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A new contract

  1. In August 2019, the Home Office invited outsourcing companies to bid for a contract worth up to £260 million over 10 years from May 2020 to manage Brook House and Tinsley House.1 G4S did not bid for the contract.
  2. In February 2020, Serco was awarded the contract to run the Gatwick IRCs and pre-departure accommodation, following a competitive public procurement process.2
  3. The Home Office stated that improvements were made in the Serco contract, including: a new staffing model with more staff supporting detained people; a two-hour reduction in the time detained people were locked in their rooms overnight; more welfare staff; more systematic assessments; educational and recreational activities seven days a week; increased assurance; a clearer and firmer approach to sanctions for poor performance; and requirements for the reduction of violence, substance misuse and drug supply. It stated:

“Overall, the new contract has been designed to have a much greater focus on the safety and welfare of those detained.”3

  1. Mr Riley told the Inquiry that the contract with Serco was not drafted specifically to address concerns arising from the Panorama programme or detailed in Mr Shaw’s reviews. He highlighted “the overall focus on detainee welfare” within the new contract and the reduced number of KPIs that were “more clearly focused on outcomes”.4 He also noted KPIs relating to staff misconduct, “maintaining a healthy staff culture”, and failure to report serious incidents.5 The Inquiry was told that the new contract links KPI failures with profit reduction and that, unlike the G4S agreement, repeated failures could lead to the termination of the contract.6 Two “critical” failures attract a fixed penalty of £50,000: the escape of a detained person and self-harm resulting in death involving “any failure to follow laid down procedures”.7 Other failures give rise to payments calculated by reference to the anticipated average monthly profit margin, depending on the level of failure, ranging from 5 per cent for “severe” to 0.25 per cent for “minor”.8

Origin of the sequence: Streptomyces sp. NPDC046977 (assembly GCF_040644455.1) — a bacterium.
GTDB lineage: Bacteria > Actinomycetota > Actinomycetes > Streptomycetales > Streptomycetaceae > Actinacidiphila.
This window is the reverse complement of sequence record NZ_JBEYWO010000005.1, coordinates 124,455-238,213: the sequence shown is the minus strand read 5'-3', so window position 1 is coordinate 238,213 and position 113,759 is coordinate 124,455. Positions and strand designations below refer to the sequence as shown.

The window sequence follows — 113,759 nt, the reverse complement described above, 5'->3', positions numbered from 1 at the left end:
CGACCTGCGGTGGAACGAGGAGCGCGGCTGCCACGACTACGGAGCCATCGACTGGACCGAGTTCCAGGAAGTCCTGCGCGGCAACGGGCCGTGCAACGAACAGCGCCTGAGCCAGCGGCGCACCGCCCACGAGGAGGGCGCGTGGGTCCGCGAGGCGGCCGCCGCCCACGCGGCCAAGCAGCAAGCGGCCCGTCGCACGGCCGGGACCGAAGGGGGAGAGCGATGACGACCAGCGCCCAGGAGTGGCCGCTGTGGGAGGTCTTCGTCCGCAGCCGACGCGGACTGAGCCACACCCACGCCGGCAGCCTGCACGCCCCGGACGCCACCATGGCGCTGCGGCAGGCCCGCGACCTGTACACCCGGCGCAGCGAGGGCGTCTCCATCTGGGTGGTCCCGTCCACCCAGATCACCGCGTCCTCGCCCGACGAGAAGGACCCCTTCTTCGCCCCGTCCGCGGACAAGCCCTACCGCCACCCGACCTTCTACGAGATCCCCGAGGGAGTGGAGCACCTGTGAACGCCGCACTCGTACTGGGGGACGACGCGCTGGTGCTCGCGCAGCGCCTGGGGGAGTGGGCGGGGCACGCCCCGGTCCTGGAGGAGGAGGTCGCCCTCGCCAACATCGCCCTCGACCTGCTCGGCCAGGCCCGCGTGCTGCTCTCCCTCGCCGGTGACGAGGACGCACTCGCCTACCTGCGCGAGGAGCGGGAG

2. As with the G4S contract, a KPI failure may not give rise to a financial penalty if it is ‘mitigated’. Mr Steven Hewer, the current Director of Gatwick IRCs under Serco, explained that mitigation would require either that there were extraordinary situations outside Serco’s control that had a significant impact on the ability to deliver the contract, or that Serco had introduced new systems or processes to stop the failure from happening again.9